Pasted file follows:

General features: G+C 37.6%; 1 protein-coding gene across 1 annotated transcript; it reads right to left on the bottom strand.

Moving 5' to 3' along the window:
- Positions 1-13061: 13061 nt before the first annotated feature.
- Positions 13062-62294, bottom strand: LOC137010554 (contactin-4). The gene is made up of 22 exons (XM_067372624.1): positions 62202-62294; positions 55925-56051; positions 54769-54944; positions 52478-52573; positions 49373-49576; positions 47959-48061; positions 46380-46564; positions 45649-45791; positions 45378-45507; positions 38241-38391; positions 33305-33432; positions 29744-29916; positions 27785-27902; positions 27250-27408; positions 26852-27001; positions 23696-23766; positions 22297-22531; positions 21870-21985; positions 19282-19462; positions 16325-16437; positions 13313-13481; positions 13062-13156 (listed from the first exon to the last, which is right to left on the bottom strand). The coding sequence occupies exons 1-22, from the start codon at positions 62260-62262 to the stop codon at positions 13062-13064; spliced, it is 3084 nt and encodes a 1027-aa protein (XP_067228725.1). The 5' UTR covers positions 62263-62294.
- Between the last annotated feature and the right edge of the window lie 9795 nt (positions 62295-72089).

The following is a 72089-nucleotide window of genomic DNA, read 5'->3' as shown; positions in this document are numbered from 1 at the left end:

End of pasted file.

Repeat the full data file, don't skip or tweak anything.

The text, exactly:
General features: G+C 37.6%; 1 protein-coding gene across 1 annotated transcript; it reads right to left on the bottom strand.

Moving 5' to 3' along the window:
- Positions 1-13061: 13061 nt before the first annotated feature.
- Positions 13062-62294, bottom strand: LOC137010554 (contactin-4). The gene is made up of 22 exons (XM_067372624.1): positions 62202-62294; positions 55925-56051; positions 54769-54944; positions 52478-52573; positions 49373-49576; positions 47959-48061; positions 46380-46564; positions 45649-45791; positions 45378-45507; positions 38241-38391; positions 33305-33432; positions 29744-29916; positions 27785-27902; positions 27250-27408; positions 26852-27001; positions 23696-23766; positions 22297-22531; positions 21870-21985; positions 19282-19462; positions 16325-16437; positions 13313-13481; positions 13062-13156 (listed from the first exon to the last, which is right to left on the bottom strand). The coding sequence occupies exons 1-22, from the start codon at positions 62260-62262 to the stop codon at positions 13062-13064; spliced, it is 3084 nt and encodes a 1027-aa protein (XP_067228725.1). The 5' UTR covers positions 62263-62294.
- Between the last annotated feature and the right edge of the window lie 9795 nt (positions 62295-72089).

The following is a 72089-nucleotide window of genomic DNA, read 5'->3' as shown; positions in this document are numbered from 1 at the left end: